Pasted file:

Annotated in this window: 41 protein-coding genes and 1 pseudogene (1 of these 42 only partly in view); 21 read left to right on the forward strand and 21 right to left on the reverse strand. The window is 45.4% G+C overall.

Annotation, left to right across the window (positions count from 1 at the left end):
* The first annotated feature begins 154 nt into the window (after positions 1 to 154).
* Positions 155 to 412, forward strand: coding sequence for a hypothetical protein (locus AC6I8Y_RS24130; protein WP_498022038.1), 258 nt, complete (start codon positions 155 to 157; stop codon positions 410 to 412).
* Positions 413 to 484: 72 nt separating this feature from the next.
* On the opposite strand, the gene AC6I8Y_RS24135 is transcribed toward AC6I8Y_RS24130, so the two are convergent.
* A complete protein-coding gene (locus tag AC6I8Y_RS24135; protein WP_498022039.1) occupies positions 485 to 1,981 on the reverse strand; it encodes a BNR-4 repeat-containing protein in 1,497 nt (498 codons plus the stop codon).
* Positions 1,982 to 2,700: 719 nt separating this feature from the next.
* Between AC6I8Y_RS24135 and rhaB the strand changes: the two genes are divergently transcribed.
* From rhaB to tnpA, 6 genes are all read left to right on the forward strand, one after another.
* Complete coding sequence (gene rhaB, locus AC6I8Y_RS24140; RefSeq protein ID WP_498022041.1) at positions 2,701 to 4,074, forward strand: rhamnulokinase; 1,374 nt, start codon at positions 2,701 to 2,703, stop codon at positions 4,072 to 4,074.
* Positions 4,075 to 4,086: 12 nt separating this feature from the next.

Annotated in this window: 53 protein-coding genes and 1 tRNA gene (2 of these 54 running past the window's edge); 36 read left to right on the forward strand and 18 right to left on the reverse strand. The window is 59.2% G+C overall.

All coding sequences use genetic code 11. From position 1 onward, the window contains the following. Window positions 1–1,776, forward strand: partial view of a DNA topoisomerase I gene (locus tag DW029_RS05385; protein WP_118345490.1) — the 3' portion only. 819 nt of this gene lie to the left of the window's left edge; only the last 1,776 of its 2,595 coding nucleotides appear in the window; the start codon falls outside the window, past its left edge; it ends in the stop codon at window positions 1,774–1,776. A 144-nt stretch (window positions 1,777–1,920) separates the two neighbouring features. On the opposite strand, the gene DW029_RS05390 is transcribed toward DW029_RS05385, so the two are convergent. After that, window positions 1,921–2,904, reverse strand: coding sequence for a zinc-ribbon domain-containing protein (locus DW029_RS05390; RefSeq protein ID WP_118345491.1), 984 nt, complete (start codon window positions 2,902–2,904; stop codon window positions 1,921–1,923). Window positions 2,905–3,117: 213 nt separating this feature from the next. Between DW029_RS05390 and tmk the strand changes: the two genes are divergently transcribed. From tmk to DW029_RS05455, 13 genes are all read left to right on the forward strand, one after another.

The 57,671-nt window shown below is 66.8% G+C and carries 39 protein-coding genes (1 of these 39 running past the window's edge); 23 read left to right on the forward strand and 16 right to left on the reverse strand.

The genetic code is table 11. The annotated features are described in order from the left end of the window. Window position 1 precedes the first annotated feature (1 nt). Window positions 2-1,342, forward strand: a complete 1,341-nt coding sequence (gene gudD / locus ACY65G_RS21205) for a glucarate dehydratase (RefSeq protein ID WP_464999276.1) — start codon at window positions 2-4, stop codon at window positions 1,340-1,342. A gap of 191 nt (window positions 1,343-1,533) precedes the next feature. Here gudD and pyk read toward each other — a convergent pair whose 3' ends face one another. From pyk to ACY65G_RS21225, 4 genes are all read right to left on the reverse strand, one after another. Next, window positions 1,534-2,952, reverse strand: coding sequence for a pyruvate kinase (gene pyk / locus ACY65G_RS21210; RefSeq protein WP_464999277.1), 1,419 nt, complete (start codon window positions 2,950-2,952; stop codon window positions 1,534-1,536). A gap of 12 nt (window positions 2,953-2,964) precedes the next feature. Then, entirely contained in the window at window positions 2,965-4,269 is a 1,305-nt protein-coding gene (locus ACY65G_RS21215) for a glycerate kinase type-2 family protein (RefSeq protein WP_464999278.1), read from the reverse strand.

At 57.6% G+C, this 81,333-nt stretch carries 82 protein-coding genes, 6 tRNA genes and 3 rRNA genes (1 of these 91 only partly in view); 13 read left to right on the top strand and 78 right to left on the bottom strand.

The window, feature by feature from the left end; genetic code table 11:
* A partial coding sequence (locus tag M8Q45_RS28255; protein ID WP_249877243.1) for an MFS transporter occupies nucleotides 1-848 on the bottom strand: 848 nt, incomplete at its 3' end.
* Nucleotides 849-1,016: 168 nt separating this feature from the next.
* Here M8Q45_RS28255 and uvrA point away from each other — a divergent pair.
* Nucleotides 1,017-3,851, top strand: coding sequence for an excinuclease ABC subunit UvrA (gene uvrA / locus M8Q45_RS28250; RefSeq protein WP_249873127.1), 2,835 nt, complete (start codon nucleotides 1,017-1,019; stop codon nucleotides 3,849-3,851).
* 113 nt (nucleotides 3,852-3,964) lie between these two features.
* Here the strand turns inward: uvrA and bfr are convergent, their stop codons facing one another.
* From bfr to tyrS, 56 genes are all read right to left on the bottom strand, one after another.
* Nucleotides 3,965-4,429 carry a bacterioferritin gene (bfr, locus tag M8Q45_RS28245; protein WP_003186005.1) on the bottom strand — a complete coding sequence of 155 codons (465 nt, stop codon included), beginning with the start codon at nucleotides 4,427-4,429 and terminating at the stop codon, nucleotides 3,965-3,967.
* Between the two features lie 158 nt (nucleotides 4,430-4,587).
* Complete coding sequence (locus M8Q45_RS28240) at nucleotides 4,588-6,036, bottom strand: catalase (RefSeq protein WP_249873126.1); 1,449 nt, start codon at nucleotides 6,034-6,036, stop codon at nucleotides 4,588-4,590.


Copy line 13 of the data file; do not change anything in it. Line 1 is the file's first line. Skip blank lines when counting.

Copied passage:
Annotated in this window: 53 protein-coding genes and 1 tRNA gene (2 of these 54 running past the window's edge); 36 read left to right on the forward strand and 18 right to left on the reverse strand. The window is 59.2% G+C overall.